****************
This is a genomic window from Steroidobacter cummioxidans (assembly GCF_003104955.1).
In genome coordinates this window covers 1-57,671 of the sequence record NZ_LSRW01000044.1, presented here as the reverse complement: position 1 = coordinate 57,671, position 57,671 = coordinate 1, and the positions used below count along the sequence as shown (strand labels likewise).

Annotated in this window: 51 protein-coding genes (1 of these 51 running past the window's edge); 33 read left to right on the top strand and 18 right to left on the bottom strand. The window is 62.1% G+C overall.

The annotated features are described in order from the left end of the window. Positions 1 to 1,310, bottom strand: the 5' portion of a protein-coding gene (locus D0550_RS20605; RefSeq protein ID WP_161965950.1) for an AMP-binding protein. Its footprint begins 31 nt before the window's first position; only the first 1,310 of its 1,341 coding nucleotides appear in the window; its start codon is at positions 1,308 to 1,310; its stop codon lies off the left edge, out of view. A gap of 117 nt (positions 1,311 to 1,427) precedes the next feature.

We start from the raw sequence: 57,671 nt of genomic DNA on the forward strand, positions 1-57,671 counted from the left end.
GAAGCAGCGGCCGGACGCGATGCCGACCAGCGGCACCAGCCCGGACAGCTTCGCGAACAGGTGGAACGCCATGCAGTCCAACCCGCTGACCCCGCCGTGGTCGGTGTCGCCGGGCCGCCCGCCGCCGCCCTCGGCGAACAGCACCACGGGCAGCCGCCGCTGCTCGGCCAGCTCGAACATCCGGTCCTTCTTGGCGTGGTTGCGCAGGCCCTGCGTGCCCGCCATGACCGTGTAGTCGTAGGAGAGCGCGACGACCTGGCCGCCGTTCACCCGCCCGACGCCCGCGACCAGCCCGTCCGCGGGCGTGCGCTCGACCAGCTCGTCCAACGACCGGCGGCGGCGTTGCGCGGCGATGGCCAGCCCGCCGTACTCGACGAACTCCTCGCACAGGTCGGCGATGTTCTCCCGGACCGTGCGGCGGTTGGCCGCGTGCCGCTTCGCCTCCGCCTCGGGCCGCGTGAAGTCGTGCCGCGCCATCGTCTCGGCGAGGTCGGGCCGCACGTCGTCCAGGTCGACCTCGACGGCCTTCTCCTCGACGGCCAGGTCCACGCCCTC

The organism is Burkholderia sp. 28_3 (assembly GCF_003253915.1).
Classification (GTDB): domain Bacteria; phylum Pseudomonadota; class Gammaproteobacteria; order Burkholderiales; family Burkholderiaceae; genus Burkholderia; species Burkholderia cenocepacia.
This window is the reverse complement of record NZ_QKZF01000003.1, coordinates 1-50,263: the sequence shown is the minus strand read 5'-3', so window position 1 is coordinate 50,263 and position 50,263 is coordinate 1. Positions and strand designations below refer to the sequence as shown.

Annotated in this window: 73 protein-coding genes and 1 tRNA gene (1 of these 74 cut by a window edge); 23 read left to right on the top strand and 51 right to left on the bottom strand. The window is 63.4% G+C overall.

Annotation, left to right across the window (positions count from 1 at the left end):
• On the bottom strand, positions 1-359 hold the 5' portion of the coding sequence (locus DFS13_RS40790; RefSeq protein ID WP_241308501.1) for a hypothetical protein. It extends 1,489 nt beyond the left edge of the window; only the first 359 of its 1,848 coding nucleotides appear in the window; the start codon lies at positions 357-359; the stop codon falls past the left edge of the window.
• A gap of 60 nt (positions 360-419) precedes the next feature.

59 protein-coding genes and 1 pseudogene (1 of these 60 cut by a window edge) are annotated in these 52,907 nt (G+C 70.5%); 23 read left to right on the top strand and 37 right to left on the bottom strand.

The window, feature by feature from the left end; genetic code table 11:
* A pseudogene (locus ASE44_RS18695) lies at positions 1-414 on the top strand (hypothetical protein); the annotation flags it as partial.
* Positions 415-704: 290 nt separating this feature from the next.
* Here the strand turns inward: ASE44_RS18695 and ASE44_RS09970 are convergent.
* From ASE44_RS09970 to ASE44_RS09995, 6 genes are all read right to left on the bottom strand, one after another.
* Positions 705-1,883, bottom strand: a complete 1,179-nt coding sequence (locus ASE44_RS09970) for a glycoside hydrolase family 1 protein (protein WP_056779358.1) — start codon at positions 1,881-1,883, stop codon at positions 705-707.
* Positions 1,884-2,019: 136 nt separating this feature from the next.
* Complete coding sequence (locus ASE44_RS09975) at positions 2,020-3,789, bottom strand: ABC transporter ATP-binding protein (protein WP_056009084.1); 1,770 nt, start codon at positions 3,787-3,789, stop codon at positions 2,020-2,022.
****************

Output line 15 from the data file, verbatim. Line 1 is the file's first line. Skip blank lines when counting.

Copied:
The window, feature by feature from the left end; genetic code table 11: